I’ve been thinking a lot about space, the politics of it, who owns it, how do different people access it. I’ve been thinking about space from a historical perspective, in particular, the urgency for safe Black sanctuaries in charged and violent times.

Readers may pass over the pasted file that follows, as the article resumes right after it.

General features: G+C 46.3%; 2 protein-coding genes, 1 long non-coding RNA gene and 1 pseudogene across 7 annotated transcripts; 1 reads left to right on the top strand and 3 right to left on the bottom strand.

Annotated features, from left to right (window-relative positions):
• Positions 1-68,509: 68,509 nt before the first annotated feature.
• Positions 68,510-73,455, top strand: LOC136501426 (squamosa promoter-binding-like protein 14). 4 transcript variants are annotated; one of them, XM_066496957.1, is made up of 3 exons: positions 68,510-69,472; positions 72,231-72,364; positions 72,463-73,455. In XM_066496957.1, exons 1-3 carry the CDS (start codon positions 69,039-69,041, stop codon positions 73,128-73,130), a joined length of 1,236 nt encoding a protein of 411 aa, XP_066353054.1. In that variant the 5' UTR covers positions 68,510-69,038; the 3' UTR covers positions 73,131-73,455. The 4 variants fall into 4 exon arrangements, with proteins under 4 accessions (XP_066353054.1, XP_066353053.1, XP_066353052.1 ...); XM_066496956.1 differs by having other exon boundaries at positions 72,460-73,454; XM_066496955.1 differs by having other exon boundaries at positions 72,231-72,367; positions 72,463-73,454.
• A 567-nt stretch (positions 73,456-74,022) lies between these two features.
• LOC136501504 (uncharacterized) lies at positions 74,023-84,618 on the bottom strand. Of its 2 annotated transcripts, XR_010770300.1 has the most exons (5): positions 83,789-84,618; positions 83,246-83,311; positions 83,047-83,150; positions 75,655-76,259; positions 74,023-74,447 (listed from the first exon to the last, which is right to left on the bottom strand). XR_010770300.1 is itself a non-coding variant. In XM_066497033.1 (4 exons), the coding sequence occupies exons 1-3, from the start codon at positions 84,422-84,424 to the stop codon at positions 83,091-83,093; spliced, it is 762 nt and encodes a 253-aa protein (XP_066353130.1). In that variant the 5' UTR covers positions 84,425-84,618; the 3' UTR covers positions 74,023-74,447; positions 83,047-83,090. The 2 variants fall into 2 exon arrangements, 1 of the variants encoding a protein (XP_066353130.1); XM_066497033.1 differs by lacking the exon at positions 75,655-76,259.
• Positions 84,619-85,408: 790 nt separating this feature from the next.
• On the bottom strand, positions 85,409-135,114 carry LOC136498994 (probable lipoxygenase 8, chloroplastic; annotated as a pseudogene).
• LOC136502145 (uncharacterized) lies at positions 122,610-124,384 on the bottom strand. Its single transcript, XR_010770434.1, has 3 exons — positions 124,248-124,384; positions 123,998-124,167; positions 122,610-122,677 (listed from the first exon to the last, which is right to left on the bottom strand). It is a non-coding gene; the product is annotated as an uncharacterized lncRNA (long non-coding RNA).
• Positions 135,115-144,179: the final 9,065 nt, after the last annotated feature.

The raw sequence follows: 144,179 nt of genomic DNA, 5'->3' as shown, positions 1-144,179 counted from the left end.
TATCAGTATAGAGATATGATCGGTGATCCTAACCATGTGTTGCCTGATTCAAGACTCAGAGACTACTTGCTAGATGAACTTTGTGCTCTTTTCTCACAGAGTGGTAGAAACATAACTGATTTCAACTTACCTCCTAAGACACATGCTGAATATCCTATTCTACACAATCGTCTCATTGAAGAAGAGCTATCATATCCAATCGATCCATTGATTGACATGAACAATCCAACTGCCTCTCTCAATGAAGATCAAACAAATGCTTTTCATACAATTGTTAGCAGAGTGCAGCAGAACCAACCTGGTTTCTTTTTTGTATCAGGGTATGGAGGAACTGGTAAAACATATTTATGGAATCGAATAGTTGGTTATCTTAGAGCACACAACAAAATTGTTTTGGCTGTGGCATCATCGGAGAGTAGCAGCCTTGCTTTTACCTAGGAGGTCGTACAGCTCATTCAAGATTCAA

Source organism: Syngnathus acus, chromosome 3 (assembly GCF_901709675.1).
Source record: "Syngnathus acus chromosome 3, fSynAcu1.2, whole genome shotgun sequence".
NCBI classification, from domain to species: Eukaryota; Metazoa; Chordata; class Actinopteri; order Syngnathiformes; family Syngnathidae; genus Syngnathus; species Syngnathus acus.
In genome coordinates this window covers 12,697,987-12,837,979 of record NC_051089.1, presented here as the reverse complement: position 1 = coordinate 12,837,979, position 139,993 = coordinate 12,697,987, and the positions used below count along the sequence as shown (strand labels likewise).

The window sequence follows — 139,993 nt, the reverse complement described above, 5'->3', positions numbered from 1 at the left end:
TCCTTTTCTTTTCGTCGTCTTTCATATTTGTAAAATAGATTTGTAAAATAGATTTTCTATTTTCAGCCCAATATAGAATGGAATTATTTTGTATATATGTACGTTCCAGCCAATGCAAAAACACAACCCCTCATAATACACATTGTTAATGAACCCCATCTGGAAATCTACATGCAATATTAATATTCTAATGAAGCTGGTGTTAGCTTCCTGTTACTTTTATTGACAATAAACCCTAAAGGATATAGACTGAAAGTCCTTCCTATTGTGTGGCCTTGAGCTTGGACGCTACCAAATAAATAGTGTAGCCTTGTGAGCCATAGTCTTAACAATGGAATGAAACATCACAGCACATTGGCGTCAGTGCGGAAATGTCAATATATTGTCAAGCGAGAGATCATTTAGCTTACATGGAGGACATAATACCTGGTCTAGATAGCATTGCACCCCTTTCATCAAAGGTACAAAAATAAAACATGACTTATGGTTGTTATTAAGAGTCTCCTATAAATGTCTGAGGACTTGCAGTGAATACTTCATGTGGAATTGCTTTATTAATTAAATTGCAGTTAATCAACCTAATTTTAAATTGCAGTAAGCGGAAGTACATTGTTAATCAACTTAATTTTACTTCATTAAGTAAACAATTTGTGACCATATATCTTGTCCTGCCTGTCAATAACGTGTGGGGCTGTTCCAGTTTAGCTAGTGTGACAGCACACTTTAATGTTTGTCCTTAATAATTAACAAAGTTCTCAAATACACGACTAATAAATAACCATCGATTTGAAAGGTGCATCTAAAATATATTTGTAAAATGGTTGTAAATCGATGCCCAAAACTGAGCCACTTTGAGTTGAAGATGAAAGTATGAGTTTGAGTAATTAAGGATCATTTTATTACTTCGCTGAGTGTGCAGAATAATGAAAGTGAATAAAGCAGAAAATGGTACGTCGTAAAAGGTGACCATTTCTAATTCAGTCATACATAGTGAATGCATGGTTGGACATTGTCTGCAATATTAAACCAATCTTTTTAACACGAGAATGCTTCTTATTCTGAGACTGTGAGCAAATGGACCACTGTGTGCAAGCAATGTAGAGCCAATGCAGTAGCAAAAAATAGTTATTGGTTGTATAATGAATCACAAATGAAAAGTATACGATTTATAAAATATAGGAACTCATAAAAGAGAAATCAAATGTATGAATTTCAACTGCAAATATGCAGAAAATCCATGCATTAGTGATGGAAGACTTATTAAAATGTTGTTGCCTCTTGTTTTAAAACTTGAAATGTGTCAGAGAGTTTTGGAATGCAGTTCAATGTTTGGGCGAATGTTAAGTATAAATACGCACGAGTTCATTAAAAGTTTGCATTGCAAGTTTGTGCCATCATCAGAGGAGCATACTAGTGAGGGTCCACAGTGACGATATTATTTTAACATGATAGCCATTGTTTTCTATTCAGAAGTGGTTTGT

Throughout history, our very towns and cities have been designed to uphold structural inequality. In the United States, ‘redlining’ is a form of discriminatory practice, marking out areas where banks avoid investments based on certain areas and demographics, leading to the systematic denial of various services to working-class citizens and (typically) communities of colour; services including banking, insurance, health care and affordable, healthy food. Redlining and similar discriminatory practices like zoning have served as significant contributing factors to urban decay, racial segregation and further marginalisation.